The script could have been much sharper and the characters much better written and this would have been a much better film as a result. At this point I will admit that perhaps I didn't get a lot of it due to not being aware of the culture that the characters were in but, to be honest, I think the story is fairly applicable across cultures with only maybe the influence of parental pressures having greater importance. The way the story heads in the final third also betrays what started as a pretty realistic picture of the life of the twenty year olds by going places that seem to have been done in the name of creating more narrative and dramatic flow. The script does manage to convey the chatter and general hustle-bustle of city life, with the use of text messaging, mobile phones and ring tones well done in capturing those still young enough to enjoy the world of pop ring tones while also finding themselves with the income to waste on them!

The cast mostly do well but the lion's share of the film is given to three actresses. Yu-won Lee is good but the script paints her a too-simple character in Hae-Joo and she is left to deliver the obvious rather than the insightful. As the heart of the group (or at least the story) Du-na Bae is likable and does well with conveying her mix of sadness, loss, hope and happiness. OK is unconvincing as Ji-young and is too difficult to get inside as a character. The Lee twins are used just as twins and have no meat on their characters at all – the film lets them drift in and out of view so easily that I wondered why it hadn't gone for a scaled down story and made it about 3 friends instead of 5. Director Jeong makes the film look and feel very interesting, with nice use of split screens and a clever display of text messages etc. Her collection of award winning shorts shows she has talent in this area but, like many directors of shorts, the step up to features has seen problems exposed that a short film, by their very nature, would conceal. The title and end credits are imaginative and enjoyable (even if the style at the end makes it hard to read any names – maybe bothering those that worked on it but not me, since they were all in Korean).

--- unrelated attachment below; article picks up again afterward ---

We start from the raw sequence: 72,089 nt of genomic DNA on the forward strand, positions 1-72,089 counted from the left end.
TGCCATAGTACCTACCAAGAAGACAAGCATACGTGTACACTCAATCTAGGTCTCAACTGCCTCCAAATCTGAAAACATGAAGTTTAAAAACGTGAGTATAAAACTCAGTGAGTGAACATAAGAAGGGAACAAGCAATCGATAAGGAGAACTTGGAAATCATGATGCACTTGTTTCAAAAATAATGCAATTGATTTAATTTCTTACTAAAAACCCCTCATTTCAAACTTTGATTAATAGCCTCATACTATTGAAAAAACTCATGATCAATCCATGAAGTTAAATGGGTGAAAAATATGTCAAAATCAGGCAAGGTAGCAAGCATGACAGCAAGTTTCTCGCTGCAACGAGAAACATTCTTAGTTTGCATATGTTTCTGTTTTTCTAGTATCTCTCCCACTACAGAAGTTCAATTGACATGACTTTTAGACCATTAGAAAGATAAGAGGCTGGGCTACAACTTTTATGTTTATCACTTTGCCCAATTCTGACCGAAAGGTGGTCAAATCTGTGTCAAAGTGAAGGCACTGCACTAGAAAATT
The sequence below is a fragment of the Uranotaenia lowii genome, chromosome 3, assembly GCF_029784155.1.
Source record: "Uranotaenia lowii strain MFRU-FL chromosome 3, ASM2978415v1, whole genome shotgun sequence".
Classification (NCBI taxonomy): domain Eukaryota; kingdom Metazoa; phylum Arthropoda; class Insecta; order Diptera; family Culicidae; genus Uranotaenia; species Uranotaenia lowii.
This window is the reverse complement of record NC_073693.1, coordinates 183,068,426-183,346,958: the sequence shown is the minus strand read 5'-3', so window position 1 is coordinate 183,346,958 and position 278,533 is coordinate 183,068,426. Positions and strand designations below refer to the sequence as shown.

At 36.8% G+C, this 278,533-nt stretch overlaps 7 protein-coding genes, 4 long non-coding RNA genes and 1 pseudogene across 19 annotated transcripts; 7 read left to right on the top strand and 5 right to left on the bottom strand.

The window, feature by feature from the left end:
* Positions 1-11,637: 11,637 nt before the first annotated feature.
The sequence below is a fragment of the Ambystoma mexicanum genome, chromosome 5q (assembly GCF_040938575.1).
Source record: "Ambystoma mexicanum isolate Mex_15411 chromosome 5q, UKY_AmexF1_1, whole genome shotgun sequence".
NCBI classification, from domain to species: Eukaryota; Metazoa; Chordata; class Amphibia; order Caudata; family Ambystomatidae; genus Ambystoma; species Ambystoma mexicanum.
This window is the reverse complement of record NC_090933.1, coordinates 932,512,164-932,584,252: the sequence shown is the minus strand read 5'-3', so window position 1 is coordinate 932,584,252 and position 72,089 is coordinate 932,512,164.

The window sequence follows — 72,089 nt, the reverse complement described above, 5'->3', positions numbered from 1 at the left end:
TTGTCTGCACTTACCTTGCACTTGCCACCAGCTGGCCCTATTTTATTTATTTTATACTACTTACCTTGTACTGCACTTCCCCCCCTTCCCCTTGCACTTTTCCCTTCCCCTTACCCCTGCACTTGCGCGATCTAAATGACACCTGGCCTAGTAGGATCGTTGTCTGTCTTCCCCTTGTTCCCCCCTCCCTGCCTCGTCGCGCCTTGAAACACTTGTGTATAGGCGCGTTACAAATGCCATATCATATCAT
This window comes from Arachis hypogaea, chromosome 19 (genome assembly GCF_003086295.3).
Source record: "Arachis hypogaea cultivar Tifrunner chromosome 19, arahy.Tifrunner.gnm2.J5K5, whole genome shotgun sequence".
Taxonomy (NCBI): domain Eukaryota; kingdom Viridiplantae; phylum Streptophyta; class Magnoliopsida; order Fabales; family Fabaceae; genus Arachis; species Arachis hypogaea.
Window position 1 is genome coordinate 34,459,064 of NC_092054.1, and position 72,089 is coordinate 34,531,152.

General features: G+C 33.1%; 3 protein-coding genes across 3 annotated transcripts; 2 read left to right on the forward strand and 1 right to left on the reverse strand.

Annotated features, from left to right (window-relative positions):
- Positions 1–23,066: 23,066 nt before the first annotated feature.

If my review sounds overly negative maybe I am accidentally overcompensating for the praise it has had from others. I did like the film but I must admit that it was quite weak in many regards. The basic plot works at the start but the writing is not good enough to sustain a character driven story, while later narrative twists just take away from what should have been a touching story set in reality. Worth seeing once as a coming of age story but not worthy of the praise it has garnered from some circles and not one I'll be rushing back to for a second viewing.

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Official Sites:

Official North America Site


South Korea



Release Date:

13 October 2001 (South Korea) See more »

Also Known As:

Take Care of My Cat See more »

Filming Locations:

Incheon, South Korea


Box Office

Opening Weekend USA:

$3,137, 20 October 2002

Gross USA:


Cumulative Worldwide Gross:

See more on IMDbPro »

Company Credits

Show more on IMDbPro »

Technical Specs


Sound Mix:

Dolby Digital



Aspect Ratio:

1.85 : 1
See full technical specs »